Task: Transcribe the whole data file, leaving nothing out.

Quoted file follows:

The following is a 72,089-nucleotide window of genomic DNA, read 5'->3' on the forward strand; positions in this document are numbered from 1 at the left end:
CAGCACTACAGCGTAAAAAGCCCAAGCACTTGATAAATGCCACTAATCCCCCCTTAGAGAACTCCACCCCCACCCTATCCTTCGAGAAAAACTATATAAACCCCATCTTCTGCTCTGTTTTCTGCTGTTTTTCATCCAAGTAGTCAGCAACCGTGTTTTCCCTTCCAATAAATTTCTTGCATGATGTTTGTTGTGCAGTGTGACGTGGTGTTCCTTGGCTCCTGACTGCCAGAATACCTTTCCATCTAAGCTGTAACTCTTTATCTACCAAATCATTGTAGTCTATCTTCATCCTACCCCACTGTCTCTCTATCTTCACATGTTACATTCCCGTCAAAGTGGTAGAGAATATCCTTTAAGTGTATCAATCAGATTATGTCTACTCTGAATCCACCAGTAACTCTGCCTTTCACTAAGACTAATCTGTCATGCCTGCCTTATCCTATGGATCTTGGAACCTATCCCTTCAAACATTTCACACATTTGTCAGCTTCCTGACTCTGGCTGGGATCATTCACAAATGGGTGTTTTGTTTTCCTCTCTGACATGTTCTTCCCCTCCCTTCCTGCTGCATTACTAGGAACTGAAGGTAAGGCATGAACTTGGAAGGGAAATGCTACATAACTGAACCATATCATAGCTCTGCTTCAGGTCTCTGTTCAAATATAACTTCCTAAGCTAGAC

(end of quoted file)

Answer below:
The following is a 72,089-nucleotide window of genomic DNA, read 5'->3' on the forward strand; positions in this document are numbered from 1 at the left end:
CAGCACTACAGCGTAAAAAGCCCAAGCACTTGATAAATGCCACTAATCCCCCCTTAGAGAACTCCACCCCCACCCTATCCTTCGAGAAAAACTATATAAACCCCATCTTCTGCTCTGTTTTCTGCTGTTTTTCATCCAAGTAGTCAGCAACCGTGTTTTCCCTTCCAATAAATTTCTTGCATGATGTTTGTTGTGCAGTGTGACGTGGTGTTCCTTGGCTCCTGACTGCCAGAATACCTTTCCATCTAAGCTGTAACTCTTTATCTACCAAATCATTGTAGTCTATCTTCATCCTACCCCACTGTCTCTCTATCTTCACATGTTACATTCCCGTCAAAGTGGTAGAGAATATCCTTTAAGTGTATCAATCAGATTATGTCTACTCTGAATCCACCAGTAACTCTGCCTTTCACTAAGACTAATCTGTCATGCCTGCCTTATCCTATGGATCTTGGAACCTATCCCTTCAAACATTTCACACATTTGTCAGCTTCCTGACTCTGGCTGGGATCATTCACAAATGGGTGTTTTGTTTTCCTCTCTGACATGTTCTTCCCCTCCCTTCCTGCTGCATTACTAGGAACTGAAGGTAAGGCATGAACTTGGAAGGGAAATGCTACATAACTGAACCATATCATAGCTCTGCTTCAGGTCTCTGTTCAAATATAACTTCCTAAGCTAGAC